from the Mammoth Lakes Police Department


On Sunday, November 30 at approximately 10:20 a.m., Mammoth Lakes Police Officers and Steve Searles, Mammoth Lakes Wildlife Specialist, responded to a report of a bear being shot in Sierra Valley sites. Upon arrival they were met by a local resident who reported he had shot a bear. The resident reported the same bear had broken into his garage numerous times in the past few weeks. Steve Searles responded to several of the previous incidents and confirmed that this resident was dealing with a problem bear.

On November 30, the bear again broke into the resident’s garage and began tearing apart his refrigerator. The resident yelled at the bear and it went outside. He followed the bear in an attempt to get the bear to leave the area. The bear bluff charged the resident who ran to the front of the house. The bear began following the resident to his front door. The resident reported being in fear of his life and retrieved a shotgun from inside his residence. The bear charged him again, turned away, and turned towards the resident again and approached. The resident fired one round into the bear’s buttocks. The bear then left the area.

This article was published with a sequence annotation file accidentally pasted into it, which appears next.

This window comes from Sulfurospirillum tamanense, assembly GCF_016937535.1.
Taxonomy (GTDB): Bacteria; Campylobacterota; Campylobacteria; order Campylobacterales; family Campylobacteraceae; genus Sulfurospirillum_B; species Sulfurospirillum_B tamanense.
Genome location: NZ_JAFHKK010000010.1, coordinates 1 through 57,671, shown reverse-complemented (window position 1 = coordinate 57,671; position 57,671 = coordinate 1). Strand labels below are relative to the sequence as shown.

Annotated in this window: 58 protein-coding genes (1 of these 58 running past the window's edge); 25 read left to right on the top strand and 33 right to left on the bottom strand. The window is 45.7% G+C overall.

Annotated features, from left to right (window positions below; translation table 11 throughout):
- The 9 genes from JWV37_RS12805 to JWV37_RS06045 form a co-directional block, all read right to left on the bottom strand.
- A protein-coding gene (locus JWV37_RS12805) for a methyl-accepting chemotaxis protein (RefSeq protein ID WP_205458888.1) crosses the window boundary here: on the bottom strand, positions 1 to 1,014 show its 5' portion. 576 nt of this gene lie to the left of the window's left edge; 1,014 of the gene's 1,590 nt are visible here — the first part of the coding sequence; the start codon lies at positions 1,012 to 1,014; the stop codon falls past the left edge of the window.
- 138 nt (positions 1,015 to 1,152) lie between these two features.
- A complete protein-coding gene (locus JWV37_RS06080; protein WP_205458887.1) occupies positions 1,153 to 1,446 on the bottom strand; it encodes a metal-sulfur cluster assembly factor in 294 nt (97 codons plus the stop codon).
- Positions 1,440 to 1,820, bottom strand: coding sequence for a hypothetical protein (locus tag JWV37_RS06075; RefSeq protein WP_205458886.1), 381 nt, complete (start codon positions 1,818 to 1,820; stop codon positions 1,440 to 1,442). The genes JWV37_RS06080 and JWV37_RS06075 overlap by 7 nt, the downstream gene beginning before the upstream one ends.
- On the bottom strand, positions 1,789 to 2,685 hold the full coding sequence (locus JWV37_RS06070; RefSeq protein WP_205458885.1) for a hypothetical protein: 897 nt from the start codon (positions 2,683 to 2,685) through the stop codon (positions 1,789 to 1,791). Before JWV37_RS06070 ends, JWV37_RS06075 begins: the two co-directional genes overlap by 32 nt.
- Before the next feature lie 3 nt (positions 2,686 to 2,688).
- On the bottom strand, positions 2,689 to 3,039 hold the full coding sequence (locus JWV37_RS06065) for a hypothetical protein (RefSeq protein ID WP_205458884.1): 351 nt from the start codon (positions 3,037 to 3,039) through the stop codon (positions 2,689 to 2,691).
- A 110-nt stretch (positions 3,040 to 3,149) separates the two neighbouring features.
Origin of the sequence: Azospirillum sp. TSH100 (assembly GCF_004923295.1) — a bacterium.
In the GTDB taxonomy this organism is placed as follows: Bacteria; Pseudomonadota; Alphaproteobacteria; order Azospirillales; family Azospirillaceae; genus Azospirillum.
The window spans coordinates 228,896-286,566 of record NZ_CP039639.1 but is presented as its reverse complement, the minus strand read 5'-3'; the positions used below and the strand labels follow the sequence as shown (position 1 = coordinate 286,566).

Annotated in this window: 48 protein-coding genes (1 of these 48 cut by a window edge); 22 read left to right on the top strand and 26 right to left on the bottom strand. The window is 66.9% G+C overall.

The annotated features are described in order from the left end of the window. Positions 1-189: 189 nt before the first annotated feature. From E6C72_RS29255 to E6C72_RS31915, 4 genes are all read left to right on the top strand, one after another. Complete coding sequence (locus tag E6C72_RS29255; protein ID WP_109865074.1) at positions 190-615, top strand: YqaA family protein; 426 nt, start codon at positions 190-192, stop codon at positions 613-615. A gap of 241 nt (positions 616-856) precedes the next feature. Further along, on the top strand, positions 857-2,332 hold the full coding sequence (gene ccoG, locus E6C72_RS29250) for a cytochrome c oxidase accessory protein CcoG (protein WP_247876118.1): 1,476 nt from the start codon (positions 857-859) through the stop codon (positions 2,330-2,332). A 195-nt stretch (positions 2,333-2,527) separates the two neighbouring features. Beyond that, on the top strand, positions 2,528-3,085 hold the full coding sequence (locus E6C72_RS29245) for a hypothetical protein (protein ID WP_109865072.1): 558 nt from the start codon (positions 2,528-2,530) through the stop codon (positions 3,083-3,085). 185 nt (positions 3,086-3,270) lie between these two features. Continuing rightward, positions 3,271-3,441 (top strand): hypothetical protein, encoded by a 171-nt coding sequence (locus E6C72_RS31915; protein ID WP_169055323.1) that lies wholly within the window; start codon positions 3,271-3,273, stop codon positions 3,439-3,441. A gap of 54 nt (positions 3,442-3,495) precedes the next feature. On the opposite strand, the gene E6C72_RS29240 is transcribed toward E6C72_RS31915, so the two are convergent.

An officer located the bear a short distance away and observed that it was seriously injured. The officer then put down the bear with one shot.

California Department of Fish and Wildlife Warden Estrada responded and conducted an investigation. After speaking with the resident, Warden Estrada concluded that the depredation of the bear was justified and he issued a post-mortem depredation permit. After DNA evidence was extracted from the bear, it was removed and disposed in an undisclosed location in the forest.

Residents and visitors are reminded to secure all vehicles, garages, and residences. Food should never be left accessible or in sight. Bears are very intelligent and have the ability to smell food in a locked vehicle or garage. Cars and residences are broken into several times each year. Some bears are still out and eating as much as they can before hibernating. Please don’t encourage bad bear behavior.

The public is also reminded that Steve Searles and MLPD officers are equipped with non-lethal weapons that can be used to discourage bad bear behavior. Anyone experiencing problems with a bear should call 911 and report what is occurring. That will allow the most experienced and best equipped people to respond and take the best course of action for both public safety and proper bear management.